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Here are 5 tips on pricing a home according to fair market value.
Use the right comparables:
A common mistake made by many sellers is pricing their home based solely on other active sales in the same building or street. Doing so puts them at risk of mimicking their neighbour’s potential pricing errors. Instead, asking prices should be based on similar units that successfully and recently sold in the same building or on the same street. The most relevant comparable units to look at are the ones that have sold within the past 12 months.
Use psychological pricing
Once you have decided on a basic price range, think about those price endings that will capture the highest bracket of buyer searches. For example, if you have a target figure of $510,000 in mind, think about setting it at $499,000. This way, your property will show up to buyers looking in the $200,000-500,00 range Keep in mind that most buyers search within a 25k bracket, i.e. 450-475k , 475-499k, etc..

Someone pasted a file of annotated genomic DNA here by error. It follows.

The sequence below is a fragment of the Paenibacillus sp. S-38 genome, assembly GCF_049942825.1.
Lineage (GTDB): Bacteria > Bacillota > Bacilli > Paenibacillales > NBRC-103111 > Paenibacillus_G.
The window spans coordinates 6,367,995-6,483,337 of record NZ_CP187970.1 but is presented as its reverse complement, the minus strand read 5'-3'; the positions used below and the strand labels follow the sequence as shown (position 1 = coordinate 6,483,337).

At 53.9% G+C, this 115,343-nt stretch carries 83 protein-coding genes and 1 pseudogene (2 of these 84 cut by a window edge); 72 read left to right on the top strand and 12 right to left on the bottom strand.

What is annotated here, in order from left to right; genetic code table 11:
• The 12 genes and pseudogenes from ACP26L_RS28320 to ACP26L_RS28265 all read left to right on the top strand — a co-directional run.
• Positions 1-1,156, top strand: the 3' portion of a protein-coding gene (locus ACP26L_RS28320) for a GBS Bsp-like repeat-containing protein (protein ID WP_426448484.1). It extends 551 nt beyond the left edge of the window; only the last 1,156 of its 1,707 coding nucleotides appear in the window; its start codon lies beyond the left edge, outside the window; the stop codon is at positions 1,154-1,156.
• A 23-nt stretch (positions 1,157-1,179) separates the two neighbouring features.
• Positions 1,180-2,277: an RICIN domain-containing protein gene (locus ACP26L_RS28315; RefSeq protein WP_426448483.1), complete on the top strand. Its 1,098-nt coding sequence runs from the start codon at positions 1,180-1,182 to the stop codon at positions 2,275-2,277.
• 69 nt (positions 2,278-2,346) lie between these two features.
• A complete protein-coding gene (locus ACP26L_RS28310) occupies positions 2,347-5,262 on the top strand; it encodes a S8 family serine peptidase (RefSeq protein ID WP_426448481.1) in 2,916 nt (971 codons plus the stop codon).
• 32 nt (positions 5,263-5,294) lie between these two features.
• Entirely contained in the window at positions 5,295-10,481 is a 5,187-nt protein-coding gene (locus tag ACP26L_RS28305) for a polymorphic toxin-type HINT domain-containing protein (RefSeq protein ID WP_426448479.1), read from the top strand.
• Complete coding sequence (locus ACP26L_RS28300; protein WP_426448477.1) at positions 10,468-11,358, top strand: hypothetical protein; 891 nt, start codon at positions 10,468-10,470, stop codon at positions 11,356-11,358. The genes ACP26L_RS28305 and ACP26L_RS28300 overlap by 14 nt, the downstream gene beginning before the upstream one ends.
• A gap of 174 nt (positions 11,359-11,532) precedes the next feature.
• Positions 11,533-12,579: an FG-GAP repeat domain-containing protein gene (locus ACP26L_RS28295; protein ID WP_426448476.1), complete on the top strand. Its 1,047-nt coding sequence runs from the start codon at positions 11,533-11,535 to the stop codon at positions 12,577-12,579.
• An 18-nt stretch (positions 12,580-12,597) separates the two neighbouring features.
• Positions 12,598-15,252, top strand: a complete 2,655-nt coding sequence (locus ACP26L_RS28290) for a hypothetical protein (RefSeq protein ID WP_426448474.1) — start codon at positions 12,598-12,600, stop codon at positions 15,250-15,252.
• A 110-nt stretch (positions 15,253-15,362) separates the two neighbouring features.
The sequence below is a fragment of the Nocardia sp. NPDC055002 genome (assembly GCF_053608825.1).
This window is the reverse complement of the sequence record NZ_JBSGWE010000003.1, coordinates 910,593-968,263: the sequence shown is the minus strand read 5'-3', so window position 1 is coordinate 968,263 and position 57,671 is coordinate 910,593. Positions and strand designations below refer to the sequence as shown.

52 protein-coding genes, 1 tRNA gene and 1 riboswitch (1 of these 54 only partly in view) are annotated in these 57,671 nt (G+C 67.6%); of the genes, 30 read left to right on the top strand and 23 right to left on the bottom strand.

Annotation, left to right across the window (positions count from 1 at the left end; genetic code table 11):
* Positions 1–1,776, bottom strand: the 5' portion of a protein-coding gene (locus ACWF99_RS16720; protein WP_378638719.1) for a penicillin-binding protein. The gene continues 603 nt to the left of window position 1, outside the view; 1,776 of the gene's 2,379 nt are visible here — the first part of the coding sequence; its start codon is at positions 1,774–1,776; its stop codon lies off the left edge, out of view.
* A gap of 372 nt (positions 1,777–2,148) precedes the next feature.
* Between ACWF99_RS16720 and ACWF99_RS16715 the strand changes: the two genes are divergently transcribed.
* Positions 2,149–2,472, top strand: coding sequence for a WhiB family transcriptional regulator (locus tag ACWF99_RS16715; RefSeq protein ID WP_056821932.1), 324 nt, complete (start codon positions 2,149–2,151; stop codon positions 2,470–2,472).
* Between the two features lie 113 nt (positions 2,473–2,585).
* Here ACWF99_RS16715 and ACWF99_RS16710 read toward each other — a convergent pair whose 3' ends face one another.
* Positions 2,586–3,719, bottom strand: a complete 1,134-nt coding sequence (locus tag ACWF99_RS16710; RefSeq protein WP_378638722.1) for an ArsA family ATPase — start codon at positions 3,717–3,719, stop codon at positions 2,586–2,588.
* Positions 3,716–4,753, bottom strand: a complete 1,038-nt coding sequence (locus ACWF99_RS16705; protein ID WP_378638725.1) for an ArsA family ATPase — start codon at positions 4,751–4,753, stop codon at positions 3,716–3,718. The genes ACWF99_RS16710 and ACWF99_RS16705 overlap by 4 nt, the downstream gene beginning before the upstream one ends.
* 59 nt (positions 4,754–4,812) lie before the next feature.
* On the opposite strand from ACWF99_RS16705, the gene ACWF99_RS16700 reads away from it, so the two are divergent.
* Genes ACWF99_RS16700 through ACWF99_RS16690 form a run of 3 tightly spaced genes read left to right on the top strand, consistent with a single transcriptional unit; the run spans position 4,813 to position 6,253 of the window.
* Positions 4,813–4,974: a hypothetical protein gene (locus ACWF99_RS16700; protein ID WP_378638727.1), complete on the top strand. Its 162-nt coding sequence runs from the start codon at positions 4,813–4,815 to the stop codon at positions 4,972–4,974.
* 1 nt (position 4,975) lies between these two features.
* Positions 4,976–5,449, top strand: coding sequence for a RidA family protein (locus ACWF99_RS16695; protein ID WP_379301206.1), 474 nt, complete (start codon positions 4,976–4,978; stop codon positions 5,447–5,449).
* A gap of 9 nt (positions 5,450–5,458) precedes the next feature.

Take seasonality into consideration
Timing is essential when it comes to pricing a home. Spring is generally the easiest time to sell, since many buyers aim to coordinate their purchases with Quebec’s July 1 moving day- but it’s also when competition is at its peak. Winter can be a good time to test out a higher price, while summer sales require pricing that is at market vale.
Execute a Comparative Market Analysis (CMA)
If you’re working with an broker, they will provide you with a comparative market analysis which includes recent sales and days on the market. The other factors that are taken into consideration while drafting a CMA are floor height, amenities in the building, square footage, the building’s age, view, location, and quality of the finishings
Avoid emotional bias
Design plays a part towards the final asking price of a home. The aesthetic touches of the paint, finishings and extra renovations can increase the appeal of a unit and set it apart from other similar units in the building. However, sellers should avoid exaggerating the value of their personal possessions, to avoid unnecessary delays in the sales process.